Monday, December 10, 2007

Taj Mahal & Fatehpur Sikhri

That sublime monument; one of the seven wonders of the world; the epitome in the expression of love for a soulmate;the pinnacle of serenity - the Taj Mahal. It has got to rank as one of the privileges in my life of having seen this mesmerising monument twice in my life, the second trip that happened last weekend.

It was a sudden trip that one of my office colleagues suggested, to which I just nodded. And I was so happy that I went with them. We had a great time together, thoroughly laughing through the day, sharing some seriously good jokes with each other, walking endlessly around the historic monument, and yet, having the bent of mind to understand and appreciate just why such a great monument attracts people from all over the world.

The Saturday that we reached Agra was one of those days when the Taj would be open for only half a day - a visit by some dignitary would close the doors of the great monument for the public at large after 1.00 p.m. This was the first message that greeted us at Agra Cantt station. But thankfully, the cab driver was genuine and knew what he was talking and infact drew up the agenda for us through the day.

We reached the Taj Mahal at around 11.00 a.m. and after winding our way through the weekend crowd, we finally reached the great tomb in 45 minutes or so. The very first glance at the classic monument had me breathless. I was gasping for words and staring at this world-famous structure endlessly, while my friends were busy taking photographs. The charm of the place, the serenity that hits you, the passion that the king(Shahjahan) had for his wife (Mumtaz) hits you hard.The symmetry of the monument catches your breath, the path-breaking architectural thinking that masons of those days had dumbfounds you, the greenery of the garden around and the subtle trickle of the fountains in front of the monument adds great flavour to the moment.Quite simply, an exhilirating experience.

And as you near the monument and see flocks of people from all walks of life and from innumerable countries, you realize how great a monument it really is. And not just monument- it is an expression that the world understands. The expression of love.

We walked around the entire marble structure and took a number of snaps. We looked at the hallways, the intricate designs, the freshness of the marble, the inscription of the Quran etc as well. Simply, mind-blowing!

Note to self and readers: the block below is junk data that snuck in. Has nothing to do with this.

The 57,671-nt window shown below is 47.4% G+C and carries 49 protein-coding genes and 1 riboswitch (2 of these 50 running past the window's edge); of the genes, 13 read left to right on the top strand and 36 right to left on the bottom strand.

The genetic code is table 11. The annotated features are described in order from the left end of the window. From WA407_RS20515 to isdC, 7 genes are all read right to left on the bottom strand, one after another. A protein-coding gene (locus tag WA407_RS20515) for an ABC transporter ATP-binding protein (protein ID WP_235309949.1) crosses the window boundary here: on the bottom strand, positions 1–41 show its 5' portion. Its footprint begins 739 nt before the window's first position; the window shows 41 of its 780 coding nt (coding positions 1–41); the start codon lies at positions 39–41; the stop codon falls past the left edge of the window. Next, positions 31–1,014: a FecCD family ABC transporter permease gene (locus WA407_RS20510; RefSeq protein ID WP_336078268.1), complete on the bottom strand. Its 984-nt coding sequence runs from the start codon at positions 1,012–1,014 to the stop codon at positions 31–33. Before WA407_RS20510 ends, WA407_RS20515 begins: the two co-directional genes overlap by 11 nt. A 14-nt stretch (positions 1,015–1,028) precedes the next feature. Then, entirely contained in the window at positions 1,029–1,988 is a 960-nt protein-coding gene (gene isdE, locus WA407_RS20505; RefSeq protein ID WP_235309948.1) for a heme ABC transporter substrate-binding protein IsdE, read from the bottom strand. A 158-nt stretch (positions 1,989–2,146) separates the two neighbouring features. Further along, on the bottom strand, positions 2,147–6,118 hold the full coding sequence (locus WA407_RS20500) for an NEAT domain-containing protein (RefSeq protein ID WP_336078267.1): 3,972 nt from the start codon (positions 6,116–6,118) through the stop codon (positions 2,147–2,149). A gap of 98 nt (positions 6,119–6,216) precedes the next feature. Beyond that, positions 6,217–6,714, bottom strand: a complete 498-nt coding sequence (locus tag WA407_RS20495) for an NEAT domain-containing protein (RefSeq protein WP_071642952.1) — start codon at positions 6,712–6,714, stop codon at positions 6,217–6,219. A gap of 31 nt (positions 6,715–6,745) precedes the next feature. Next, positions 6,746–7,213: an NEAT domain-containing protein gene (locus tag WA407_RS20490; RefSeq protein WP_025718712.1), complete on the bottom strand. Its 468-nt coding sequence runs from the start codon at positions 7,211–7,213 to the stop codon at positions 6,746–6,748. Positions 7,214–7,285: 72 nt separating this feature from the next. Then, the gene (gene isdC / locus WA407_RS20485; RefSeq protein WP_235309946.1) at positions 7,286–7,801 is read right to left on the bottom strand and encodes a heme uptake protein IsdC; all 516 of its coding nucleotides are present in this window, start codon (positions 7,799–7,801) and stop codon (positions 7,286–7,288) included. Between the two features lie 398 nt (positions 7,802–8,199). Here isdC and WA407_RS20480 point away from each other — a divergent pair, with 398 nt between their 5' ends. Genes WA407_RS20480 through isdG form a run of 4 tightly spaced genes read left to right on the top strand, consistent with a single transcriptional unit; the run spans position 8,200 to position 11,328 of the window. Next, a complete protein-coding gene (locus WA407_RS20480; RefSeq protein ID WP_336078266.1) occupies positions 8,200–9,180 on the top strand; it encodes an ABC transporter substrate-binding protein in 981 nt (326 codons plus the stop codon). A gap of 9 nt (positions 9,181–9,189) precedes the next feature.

Finally, we waded our way out of the monument, given that we had to exit the place by 1.00 p.m.

Fatehpur Sikhri
Once we were out of the historic place, we nudged along to the parking lot to head to Fatehpur Sikhri. I have never been to this place. But it was yet another experience to remember.On arrival, we were hounded by more than a handful of local guides, claiming expertise in their knowledge of the history behind the place. Finally, we chose on guide, who was persuasive and seemed committed(don't they all?!). But he turned out to be a good choice. I personally learnt a lot about the history of the place.

We went around the huge open space in Fatehpur that had long hallways, huge corridors, vast open spaces, blocks on the wall that was an announcement booth to signify the arrival of King Akbar for his prayer, hostel rooms, huge lights,a small pond and a temple that had marble windows such that nobody could see anything from the outside but the reverse was possible.

Heading out of Fatehpur, we got into a rickshaw and went to Sikhri, the huge palace.This was a sublime experience. the perfection of the place, the magnitude of the palace, the thinking behind the various structures - vegetable market, women's shopping corner, panch mahal(5 storeyed tower), school, meditation centre, palace, prayer hall, one palace for each wife of the king(3 wives - on Turkish, one Islamic and one Christian- lucky king!),the carvings, the gardens, the walkways & paths, the surrounding horizon, the elephant tower - was truly a fantastic experience.

This trip taught me the lesson about how much of a royal time the Mughal kings had in India. They may have taken away a lot of the riches from India back then, but they also contributed immensely to the current historical landscape in the country with such stellar monuments such as the Taj Mahal and the palaces & forts at Fatehpuri Sikhri.

All in all, a weekend well spent and truly memorable indeed!

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